Pullyaup, Washington – The widow of an Army special forces soldier killed in Niger has expressed her disappointment with the media coverage of the death of her husband’s and his teammates, and has shared her concerns about how the intimate details of his death came to public light in an exclusive interview with USAWTFM.
Michelle Black is the wife of Staff Sgt. Bryan Black, the 3rd Special Forces group SF medic who lost his life in the infamous October 5 ambush near the Niger-Mali border. In a broad interview with USAWTFM, she remembered her husband as a wonderful man who was also a fierce competitor, whether it was at the chess board or making money playing online poker.
Black’s November 14 public Facebook status took the media to task for the way the aftermath of the event appeared to be skewed by the media for political purposes.
“I have always believed in the goodness of the American people, but have always underestimated the cruelty and self-serving nature of the American media,” she wrote. “…the American media who so enjoys twisting truths and the concept of “need to know” in order to boost ratings or push a narrative both liberal and conservative.”
The “need to know” Black referred to is the slow trickle of information that has resulted through reporting from the Washington Post, CNN, and Fox News. This information, including the condition and wounds on her husband’s body, are details she believes the American people do not need to know.
“Knowing (those details) don’t do anything to change anything in the future – it doesn’t make anything safer,” she said in a phone interview. “A lot of times when they report these things, it’s to make the public aware or exposing something that needs to be changed. (These details) don’t do anything to change the narrative of what happened and how it happened at this point.”
“I just don’t see the benefit to publishing anything that personal. I would like them (media executives) to explain that to me,” she added. “If they were in that position and that happened to them, would they feel the public needed to know about their body being stripped and bloodied, and hands tied… I don’t see who you write that and put it in print.”
Black’s reason is a deeply personal one. Simply put, she says, her children shouldn’t have to see them, particularly as young as they are.
“From the minute this happened, my one son has stated ‘my dad was murdered,’ and I’m not sure how you argue with that when he was ambushed. So then to have these reports come out and the idea that he would see it, I worry about the rage and anger than can be long last, even life long, and that can be damaging to his mental health, whether the reports are true or not.”
She cites several conflicting reports about the conditions of the bodies as one reason why she doubts the credibility of anything but the official investigation. Unfortunately, she says, those reports are printed an on the Internet, and are there for her children to see from now on regardless of their veracity.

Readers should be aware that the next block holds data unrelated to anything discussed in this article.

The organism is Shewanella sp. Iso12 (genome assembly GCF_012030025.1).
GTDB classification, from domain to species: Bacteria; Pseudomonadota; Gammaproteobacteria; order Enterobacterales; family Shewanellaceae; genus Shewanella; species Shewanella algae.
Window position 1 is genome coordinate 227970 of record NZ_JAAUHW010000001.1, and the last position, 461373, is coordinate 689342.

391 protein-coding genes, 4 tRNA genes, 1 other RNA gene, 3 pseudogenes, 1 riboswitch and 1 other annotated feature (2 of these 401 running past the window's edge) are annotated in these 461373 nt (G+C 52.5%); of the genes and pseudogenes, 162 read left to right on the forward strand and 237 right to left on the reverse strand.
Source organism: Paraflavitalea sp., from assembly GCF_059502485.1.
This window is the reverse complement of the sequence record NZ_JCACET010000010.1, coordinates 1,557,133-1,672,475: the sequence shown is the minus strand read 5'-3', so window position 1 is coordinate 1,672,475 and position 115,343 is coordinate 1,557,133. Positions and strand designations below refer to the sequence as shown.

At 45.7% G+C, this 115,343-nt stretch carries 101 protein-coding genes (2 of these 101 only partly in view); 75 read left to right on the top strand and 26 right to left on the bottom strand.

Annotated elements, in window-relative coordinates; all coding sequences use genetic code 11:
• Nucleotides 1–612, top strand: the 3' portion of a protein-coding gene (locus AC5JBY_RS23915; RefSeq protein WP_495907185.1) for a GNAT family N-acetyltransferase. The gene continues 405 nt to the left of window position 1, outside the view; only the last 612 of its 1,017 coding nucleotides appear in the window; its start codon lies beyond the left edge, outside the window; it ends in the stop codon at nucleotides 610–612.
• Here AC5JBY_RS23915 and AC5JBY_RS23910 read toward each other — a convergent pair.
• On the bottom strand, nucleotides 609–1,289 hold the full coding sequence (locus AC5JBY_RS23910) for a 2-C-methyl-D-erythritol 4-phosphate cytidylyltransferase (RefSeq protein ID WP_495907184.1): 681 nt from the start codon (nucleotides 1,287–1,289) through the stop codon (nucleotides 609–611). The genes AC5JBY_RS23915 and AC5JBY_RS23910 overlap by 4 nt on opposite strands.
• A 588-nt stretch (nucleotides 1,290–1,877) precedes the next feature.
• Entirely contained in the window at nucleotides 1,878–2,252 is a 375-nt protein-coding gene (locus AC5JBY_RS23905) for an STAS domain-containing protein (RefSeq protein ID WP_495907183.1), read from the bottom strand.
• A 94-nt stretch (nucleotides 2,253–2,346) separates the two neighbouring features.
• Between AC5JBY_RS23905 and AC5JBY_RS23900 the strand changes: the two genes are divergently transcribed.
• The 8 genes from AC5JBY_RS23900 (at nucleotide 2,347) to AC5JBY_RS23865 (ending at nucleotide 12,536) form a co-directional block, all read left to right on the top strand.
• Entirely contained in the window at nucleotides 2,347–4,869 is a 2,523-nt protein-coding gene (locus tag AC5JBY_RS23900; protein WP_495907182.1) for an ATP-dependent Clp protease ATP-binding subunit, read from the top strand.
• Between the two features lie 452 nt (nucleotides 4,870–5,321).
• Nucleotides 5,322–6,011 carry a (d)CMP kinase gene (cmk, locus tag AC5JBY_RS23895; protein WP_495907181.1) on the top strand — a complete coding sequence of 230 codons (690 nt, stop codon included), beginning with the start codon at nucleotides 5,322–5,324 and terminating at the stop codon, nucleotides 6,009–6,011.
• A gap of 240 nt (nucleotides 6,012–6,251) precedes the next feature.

She said she has also had a difficult time understanding why major media organizations would interview local villagers regarding this incident, or why these people would be credible on a world-wide media stage.
“I think they go and kind of overstep. It’s really irresponsible to go to a villager. They don’t know his history or his background. For all we know they could be someone that turned in the guys. It seems to me that one minute they’re reporting that there may have been local villagers that turned these guys over or gave information over to the militants. The minute (the media) is interviewing them to find out what happened. So for me, I would want to know – are these guys even credible? How do they know these villagers are credible?”
What it really comes down to, Black says, is whether or not the information is true – and if it is, why would the American people have the right to learn it before she does. That doesn’t mean she’s dissatisfied with the information she’s received from the Department of Defense. On the contrary, she is “ok” with the information DoD has provided.
“My concern is that a complete and thorough investigation is done, not a hasty one,” she said, emphasizing that any political influence would be counterproductive. “What I need is accuracy. Accuracy comes with time and thought and gathering as much information as possible before drawing a conclusion.”
Black also talked about the difficulty of talking about Bryan publicly in the early days after his death to avoid being embroiled in the political storm surrounding President Donald J. Trump’s allegedly botched phone call with Myeisha Johnson, the wife of Sgt. LaDavid Johnson, one of the other members of the team killed in the ambush. The call, and the fallout after it, dominated the news for weeks afterward.
Although she felt let down by the recent media attention and reporters’ seeming lack of concern for the feelings of her family, Black said in her Facebook post the fellow Americans helped to make up for that disappointment.
“At a time when my family and the families of those who died in Niger need support and respect for our privacy… the public’s support has been overwhelmingly kind, and the outpouring of support and love has been a true testament of the American spirit and the American way,” she wrote.